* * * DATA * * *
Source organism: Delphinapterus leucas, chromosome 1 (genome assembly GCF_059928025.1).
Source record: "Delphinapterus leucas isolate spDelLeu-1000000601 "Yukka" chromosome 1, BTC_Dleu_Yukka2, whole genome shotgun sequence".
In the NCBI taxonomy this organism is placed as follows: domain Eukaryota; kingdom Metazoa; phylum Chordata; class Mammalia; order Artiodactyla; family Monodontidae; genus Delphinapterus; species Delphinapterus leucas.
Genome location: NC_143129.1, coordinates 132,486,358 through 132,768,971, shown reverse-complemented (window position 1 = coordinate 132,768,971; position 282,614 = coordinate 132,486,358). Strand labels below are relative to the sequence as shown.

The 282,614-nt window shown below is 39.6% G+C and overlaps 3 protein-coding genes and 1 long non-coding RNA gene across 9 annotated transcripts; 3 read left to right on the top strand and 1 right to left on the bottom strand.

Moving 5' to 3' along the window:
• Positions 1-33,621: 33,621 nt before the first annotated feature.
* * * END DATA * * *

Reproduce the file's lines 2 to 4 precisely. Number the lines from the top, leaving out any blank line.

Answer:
Source record: "Delphinapterus leucas isolate spDelLeu-1000000601 "Yukka" chromosome 1, BTC_Dleu_Yukka2, whole genome shotgun sequence".
In the NCBI taxonomy this organism is placed as follows: domain Eukaryota; kingdom Metazoa; phylum Chordata; class Mammalia; order Artiodactyla; family Monodontidae; genus Delphinapterus; species Delphinapterus leucas.
Genome location: NC_143129.1, coordinates 132,486,358 through 132,768,971, shown reverse-complemented (window position 1 = coordinate 132,768,971; position 282,614 = coordinate 132,486,358). Strand labels below are relative to the sequence as shown.